Health Front: ADD Linked to Tylenol Use During Pregnancy
By DR. JERRY DeCAPUA, TRT Contributing Writer
• Pregnant women who take Tylenol (acetaminophen) might be more likely to have a child with attention deficit-hyperactivity disorder (ADHD), a new long term study suggests. Acetaminophen is the most commonly used over-the-drug medication for pregnant women who have headaches or experience fever or pain. Children whose mothers took Tylenol while pregnant had up to a 40 percent risk of being diagnosed with ADHD, according to research involving 64,000 European mothers and children, that was published last week in the medical journal JAMA Pediatrics.
Because it is not recommended for expectant mothers to take medicines like aspirin and ibuprofen, they have been taking Tylenol, often advised by their physicians. Many doctors are now shocked at the study findings and cannot, or won’t accept, that it is true. Some refer to the conclusion of the large study as an editorial, rather than a research summary. UCLA Medical School suggests starting another acetaminophen study with even tighter controls. But the results would take years.
The maker of Tylenol, McNeil Consumer Healthcare, said in a statement that, “Tylenol has more than 50 years of clinical use to support its safety and efficacy and, when used as directed, Tylenol has one of the most favorable safety profiles among over-the-counter pain relievers.” The McNeil statement did not mention that the FDA has asked them to take Tylenol Extra Strength off the over-the-counter market because of liver damage to its regular users. Regardless, much drama will certainly unfold at the next stockholders meeting. Shareholder’s livers could be stressed.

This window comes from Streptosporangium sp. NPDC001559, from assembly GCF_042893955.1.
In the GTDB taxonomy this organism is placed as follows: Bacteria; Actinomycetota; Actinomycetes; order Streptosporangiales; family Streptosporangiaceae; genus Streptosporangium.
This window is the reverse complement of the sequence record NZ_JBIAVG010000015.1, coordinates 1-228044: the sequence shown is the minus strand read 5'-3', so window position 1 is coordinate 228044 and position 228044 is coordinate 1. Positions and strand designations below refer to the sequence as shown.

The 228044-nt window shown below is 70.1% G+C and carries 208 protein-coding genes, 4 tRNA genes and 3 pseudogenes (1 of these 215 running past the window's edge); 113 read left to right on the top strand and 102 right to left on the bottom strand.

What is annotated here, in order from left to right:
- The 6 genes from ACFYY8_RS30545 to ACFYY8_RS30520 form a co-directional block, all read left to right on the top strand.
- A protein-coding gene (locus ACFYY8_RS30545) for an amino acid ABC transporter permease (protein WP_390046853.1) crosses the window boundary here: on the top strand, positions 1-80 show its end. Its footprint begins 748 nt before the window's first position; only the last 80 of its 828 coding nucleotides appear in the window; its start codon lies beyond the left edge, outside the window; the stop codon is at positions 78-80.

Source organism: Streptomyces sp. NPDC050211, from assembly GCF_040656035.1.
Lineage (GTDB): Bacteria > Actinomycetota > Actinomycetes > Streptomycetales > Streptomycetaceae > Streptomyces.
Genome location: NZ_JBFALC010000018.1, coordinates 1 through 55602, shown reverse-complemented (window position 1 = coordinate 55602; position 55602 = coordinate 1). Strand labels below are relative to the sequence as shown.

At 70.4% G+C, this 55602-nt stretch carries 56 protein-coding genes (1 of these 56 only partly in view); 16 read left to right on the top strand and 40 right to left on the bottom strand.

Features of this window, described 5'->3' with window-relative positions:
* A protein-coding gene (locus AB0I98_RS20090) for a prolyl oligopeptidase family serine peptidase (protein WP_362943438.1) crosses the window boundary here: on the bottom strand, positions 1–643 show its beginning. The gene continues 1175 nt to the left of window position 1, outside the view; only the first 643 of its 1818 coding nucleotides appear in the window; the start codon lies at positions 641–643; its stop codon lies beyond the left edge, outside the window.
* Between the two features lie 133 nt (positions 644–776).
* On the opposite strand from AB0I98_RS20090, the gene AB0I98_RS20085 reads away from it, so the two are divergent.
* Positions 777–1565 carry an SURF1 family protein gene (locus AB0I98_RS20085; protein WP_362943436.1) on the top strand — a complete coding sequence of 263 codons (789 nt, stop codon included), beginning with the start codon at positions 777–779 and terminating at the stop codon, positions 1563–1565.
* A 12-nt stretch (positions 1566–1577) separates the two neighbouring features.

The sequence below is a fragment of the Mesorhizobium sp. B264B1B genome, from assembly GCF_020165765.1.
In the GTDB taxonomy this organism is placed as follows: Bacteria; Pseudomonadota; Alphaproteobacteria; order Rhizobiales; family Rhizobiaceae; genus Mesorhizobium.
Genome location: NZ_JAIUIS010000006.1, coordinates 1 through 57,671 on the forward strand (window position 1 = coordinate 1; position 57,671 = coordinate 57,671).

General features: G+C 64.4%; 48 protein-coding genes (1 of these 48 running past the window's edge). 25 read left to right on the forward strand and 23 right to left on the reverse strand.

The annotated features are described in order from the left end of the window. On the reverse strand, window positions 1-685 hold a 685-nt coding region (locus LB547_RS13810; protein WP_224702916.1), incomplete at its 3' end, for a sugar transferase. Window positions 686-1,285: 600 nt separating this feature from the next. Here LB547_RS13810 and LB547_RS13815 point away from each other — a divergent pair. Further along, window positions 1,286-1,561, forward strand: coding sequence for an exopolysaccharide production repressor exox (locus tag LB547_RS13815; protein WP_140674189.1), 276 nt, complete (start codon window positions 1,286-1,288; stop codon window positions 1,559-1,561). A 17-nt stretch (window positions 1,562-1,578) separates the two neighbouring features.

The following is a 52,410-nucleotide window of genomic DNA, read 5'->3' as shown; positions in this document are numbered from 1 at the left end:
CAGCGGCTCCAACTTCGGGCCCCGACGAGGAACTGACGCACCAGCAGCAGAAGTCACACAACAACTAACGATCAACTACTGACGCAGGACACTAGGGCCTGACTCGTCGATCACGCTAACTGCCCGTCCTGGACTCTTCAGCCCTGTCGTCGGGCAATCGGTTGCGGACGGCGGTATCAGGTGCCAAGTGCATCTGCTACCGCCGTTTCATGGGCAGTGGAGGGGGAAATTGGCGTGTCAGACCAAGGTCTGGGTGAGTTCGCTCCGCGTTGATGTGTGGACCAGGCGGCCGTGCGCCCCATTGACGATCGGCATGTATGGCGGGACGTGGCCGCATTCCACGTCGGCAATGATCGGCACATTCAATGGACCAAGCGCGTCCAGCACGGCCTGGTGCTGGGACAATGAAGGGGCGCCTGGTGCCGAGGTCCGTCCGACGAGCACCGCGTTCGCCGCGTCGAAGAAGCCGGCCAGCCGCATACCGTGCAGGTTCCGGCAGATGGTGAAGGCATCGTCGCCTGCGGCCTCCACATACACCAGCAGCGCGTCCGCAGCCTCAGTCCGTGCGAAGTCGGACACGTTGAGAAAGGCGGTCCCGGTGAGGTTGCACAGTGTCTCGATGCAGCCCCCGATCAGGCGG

The large European study analyzed databases for 8 years. In addition, it noted that the risk for ADHD in a child was elevated by at least 50 percent when the mother used acetaminophen for more than 20 weeks during her pregnancy. In their analysis, the researchers took into account the possibility that the children’s condition had been caused by maternal diseases that prompted the use of acetaminophen. “We adjusted for these, and it did not wipe out the acetaminophen effect at all,” notes Dr. Beate Ritz, head of epidemiology at UCLA.
• When high powered pharmaceutical medications interact with basic foods, the drugs may have unintended consequences and side effects. This drug and food combination may not metabolize in the body well, and the body has trouble handling the interaction. The Academy of Nutrition and Dietetics mentions these common food and drug interactions:
▪ Grapefruit interacts with several drugs. The drugs that go haywire with grapefruit juice are statins, antihistamines, thyroid medications, blood pressure medications, birth control pills and some pills that block stomach acids.
▪ Natural black licorice may interact with blood thinning medications and blood pressure medications.
▪ Dark green leafy vegetables can interact with blood thinners, affecting the blood’s clotting ability.
▪ Some older forms of antidepressants react badly with a normal protein called Tyramine. Tyramine-rich foods include aged cheese, smoked fish, cured meats, some beers, Chianti, bean curd, liver, sausage, pepperoni, sauerkraut, brewer’s yeast, caffeine, ripe avocados, etc.
The older antidepressants that are monoamine oxidase inhibitors (MAOI’s) have caused havoc with the normal process of Tyramine, leading to headaches and a hypertensive crisis. These MAOI’s will react very badly with ginseng, Zoloft, Paxil, Prozac, Celexa and MDMA (ecstasy).
▪ The caffeine in chocolate or coffee can increase the effects of Ritalin, or decrease the effects of sedative-hypnotics such as Ambien.
▪ Vitamin E does not react well with blood-thinning medications such as Coumadin; the combination may cause increased risk of bleeding.
▪ Pomegranate juice is considered the best juice for improving blood circulation. If you take statins for cholesterol, you may have to reduce pomegranate intake, or enjoy the pomegranate juice and reduce the statin drug dosage.